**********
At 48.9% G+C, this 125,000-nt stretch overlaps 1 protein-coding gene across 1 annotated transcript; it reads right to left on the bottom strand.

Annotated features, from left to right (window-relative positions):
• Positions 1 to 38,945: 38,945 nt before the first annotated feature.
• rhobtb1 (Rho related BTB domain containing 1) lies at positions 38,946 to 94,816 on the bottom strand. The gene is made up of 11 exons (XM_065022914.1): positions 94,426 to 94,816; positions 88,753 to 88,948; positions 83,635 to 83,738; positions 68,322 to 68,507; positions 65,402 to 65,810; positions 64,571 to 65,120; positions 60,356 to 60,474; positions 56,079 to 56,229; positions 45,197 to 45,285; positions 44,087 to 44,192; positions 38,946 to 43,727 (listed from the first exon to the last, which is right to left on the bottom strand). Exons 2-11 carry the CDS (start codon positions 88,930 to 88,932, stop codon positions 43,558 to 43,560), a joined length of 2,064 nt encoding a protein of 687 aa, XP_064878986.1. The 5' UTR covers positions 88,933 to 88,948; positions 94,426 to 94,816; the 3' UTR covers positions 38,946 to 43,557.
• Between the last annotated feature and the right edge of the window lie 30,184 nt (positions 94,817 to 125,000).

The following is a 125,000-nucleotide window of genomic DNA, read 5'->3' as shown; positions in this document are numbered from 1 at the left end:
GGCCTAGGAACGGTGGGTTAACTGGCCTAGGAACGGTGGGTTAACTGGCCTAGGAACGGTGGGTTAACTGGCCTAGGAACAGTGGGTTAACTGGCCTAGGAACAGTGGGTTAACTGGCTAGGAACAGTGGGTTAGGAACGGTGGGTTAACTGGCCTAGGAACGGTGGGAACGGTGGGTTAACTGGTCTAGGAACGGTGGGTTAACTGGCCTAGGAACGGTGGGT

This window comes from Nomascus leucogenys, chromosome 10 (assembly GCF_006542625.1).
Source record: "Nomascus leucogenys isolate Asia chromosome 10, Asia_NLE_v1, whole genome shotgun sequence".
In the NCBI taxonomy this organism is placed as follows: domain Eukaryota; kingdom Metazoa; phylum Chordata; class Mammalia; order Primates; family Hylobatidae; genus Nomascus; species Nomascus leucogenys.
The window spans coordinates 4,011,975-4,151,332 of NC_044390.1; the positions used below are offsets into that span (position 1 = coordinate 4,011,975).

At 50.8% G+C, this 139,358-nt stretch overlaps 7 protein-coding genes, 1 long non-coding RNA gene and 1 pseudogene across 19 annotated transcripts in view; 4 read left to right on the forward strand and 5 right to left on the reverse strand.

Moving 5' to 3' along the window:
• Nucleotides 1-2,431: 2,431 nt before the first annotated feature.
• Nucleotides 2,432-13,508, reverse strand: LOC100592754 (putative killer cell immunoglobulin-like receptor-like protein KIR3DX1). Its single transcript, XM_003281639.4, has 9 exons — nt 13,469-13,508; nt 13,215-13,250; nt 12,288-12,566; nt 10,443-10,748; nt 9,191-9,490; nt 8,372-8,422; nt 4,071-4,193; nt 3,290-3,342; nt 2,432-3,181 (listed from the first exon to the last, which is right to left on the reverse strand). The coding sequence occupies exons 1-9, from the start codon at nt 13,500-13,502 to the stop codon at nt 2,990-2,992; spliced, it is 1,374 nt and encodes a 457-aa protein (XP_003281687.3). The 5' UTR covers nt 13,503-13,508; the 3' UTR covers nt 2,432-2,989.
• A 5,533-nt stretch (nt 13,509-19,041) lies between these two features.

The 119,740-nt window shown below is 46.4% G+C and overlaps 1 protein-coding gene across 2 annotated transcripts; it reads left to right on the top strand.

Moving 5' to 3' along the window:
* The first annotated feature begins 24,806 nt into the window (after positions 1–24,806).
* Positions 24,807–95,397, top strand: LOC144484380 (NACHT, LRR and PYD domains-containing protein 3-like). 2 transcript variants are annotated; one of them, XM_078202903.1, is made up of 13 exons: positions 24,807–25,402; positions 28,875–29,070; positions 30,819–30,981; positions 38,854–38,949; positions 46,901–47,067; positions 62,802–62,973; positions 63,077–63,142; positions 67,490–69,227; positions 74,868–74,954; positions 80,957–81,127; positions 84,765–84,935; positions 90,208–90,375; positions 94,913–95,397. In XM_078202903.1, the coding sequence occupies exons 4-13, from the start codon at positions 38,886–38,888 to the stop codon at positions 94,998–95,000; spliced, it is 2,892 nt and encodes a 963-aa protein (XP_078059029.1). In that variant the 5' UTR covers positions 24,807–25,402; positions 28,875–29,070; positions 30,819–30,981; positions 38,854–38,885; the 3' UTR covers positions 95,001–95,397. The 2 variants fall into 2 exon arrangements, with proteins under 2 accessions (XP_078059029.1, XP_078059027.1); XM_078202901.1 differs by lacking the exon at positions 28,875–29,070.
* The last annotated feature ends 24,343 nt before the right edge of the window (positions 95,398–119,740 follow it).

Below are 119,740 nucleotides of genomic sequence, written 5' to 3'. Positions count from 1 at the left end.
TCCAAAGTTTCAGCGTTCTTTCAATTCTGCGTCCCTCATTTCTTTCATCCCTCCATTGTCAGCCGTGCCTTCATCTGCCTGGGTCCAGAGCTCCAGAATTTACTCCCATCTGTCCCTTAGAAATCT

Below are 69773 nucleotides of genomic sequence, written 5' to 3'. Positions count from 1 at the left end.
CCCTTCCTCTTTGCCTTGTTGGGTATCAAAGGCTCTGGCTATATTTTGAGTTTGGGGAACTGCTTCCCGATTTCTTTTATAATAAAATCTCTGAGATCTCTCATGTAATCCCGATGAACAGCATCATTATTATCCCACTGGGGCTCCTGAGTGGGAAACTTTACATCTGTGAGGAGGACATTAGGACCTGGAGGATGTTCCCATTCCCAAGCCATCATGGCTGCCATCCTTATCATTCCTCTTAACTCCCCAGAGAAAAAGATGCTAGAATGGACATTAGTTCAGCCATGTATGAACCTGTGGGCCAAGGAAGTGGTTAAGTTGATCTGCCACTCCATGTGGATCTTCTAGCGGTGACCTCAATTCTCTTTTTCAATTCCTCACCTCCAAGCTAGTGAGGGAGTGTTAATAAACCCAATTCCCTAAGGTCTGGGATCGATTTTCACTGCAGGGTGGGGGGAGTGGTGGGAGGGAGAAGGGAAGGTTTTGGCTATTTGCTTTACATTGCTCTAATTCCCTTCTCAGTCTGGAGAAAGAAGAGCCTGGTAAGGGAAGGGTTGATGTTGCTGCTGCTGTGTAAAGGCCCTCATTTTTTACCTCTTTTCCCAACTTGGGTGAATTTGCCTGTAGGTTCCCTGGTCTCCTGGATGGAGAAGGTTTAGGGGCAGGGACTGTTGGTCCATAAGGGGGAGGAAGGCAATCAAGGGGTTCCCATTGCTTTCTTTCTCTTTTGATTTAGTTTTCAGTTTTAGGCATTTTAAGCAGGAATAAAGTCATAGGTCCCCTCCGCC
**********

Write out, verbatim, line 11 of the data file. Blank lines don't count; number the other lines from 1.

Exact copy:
The window spans coordinates 4,011,975-4,151,332 of NC_044390.1; the positions used below are offsets into that span (position 1 = coordinate 4,011,975).